What is Big Data Analytics?

Answering what makes big data different from conventional data that you use every day and identifying a few public sites that provide free access to big data sets.

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What makes big data different from conventional data that you use every day?
The differentiation exists where big data and conventional deals with data storage and data analysis. Big data is complex, challenging, and significant (Ward & Barker, 2013). Ward and Barker (2013) traced back the definition of Volume, Velocity, and Variety from Gartner. They then compare its definition to Oracle’s, which is data to mean the value derived from merging relational database with unstructured data that can vary in size, structure, format, etc. Finally, the authors state that Intel big data definition is a company generating about 300 TB weekly, and typically it can come from transactions, documents, emails, sensor data, social media, etc. They use all of this information to state that the true definition should lie with the size of the data, a complexity of the data, and the technologies used to analyze the data. This is how you can differentiate it from conventional data.

Davenport, Barth, and Bean (2012), stated that IT companies define big data as “more insightful data analysis”, but if used properly companies can gain a competitive edge. Companies that use big data: are aware of data flows (customer-facing data, continuous process data, network relationships, which is dynamic and always changing in a continuous flow), rely on data scientists (upgraded data management skill, programing, math, stats, business acumen, and effective communication) and move away from IT functions (concerned with automation) into ops or prod functions (since its goals is to present information to the business first). Data in a continuous flow needs to have business processes set up for obtaining/gathering/capturing, storing, extracting, filtering, manipulating, structuring, monitoring, analyzing and interpreting, to help facilitate data-driven decisions.

Finally, Lazer, Kennedy, King, and Vespignani (2014), talked about big data hubris, where the assumption that big data can do it all and is a great substitute for conventional data analysis. They state that errors in measurement, validity, reliability and dependencies in the data cannot be ignored. Big data analysis can overfit its analysis to a small number of cases. Greater value to any big dataset is to marry it with other near-real-time data from different sources, but continuous evaluation and improvement should always be incorporated. Sources of errors in analysis can arise from measurement (is it stable and comparable across cases and over time, are there systematic errors), algorithm dynamics, search algorithms, and changes in the data-generating process. The authors finally state that transparency and replicability of data analysis (especially secondary or aggregate data, since there are fewer privacy concerns in that), could help improve the results of big data analysis. Without transparency and replicability, how will other scientist learn and build on the knowledge (thus destroying the accumulation of knowledge)?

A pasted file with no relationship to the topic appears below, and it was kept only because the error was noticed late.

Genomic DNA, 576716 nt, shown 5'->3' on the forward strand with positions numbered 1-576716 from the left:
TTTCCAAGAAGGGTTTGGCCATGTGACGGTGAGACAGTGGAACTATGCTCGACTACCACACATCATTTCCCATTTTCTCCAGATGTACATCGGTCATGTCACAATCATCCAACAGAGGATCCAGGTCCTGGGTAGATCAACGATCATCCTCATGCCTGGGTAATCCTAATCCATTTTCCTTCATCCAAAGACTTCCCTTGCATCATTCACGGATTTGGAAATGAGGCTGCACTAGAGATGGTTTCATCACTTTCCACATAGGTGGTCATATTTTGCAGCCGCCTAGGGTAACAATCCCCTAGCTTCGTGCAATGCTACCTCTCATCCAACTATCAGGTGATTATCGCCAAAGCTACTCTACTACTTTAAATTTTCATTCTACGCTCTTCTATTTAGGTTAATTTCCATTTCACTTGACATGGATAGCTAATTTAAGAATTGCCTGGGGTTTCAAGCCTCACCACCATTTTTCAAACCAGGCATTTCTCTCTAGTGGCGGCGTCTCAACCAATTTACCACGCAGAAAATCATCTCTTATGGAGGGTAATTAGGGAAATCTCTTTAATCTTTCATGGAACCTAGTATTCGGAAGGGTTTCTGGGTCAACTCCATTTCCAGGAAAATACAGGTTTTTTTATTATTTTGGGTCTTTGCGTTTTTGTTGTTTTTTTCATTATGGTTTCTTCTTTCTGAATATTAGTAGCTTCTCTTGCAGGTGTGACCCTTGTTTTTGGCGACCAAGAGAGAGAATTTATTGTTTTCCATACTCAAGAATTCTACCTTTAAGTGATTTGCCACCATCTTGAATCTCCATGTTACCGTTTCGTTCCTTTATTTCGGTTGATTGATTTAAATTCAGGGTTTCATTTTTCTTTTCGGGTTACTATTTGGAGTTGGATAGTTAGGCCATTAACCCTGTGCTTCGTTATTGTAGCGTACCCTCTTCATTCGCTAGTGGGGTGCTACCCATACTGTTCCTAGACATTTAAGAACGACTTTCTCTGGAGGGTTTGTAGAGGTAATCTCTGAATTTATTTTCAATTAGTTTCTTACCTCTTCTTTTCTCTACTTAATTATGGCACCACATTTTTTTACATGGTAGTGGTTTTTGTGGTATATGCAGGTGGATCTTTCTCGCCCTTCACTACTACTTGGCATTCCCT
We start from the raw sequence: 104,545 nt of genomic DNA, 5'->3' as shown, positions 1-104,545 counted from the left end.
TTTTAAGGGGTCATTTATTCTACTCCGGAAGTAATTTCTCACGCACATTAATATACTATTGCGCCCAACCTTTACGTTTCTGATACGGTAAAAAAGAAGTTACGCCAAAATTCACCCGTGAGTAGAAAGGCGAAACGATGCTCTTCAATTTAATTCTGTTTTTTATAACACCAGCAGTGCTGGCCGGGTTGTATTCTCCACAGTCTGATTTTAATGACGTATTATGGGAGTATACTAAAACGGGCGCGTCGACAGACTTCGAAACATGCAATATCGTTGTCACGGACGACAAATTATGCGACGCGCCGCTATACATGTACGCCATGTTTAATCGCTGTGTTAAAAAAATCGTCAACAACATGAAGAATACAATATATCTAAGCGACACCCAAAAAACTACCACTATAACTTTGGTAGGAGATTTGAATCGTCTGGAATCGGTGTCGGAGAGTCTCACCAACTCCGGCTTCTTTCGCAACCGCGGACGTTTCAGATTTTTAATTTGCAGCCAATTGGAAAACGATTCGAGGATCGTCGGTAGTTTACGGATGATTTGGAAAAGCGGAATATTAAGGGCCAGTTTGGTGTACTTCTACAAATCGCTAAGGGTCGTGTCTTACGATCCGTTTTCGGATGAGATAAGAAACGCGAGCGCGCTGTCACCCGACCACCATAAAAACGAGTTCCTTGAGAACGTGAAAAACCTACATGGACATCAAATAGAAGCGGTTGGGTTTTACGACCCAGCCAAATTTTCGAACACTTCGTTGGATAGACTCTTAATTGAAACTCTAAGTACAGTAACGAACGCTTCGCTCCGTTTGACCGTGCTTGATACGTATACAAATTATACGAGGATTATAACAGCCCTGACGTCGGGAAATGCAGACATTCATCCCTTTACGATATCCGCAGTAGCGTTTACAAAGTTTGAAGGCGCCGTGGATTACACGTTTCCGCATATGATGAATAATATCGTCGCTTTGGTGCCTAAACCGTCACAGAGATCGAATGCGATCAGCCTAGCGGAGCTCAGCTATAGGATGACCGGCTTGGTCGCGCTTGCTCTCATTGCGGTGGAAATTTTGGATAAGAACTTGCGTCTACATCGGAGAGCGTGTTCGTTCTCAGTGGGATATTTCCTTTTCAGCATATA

There is a difference between big data and conventional data. But, no matter how big, fast, and different the data sets are, one cannot deny that because of big data, conventional data gathering, analysis, and techniques are not influenced either. Improvements have been made, to allow doctoral students to conduct surveys at a much faster rate, gather more unstructured data through interview processes, and transcription software used for audio files in big data can also be used in smaller conventional data. Though vastly different, and can come with their errors as we improve one, we inadvertently improve the other.

Public Sites that provide free access to big data sets:

References:

  • Davenport, T. H., Barth, P., & Bean, R. (2012). How big data is different. MIT Sloan Management Review, 54(1), 43.
  • Lazer, D., Kennedy, R., King, G., & Vespignani, A. (2014). The parable of Google Flu: Traps in big data analysis. Science, 343(14 March).
  • Ward, J. S., & Barker, A. (2013). Undefined by data: a survey of big data definitions. arXiv preprint arXiv:1309.5821.

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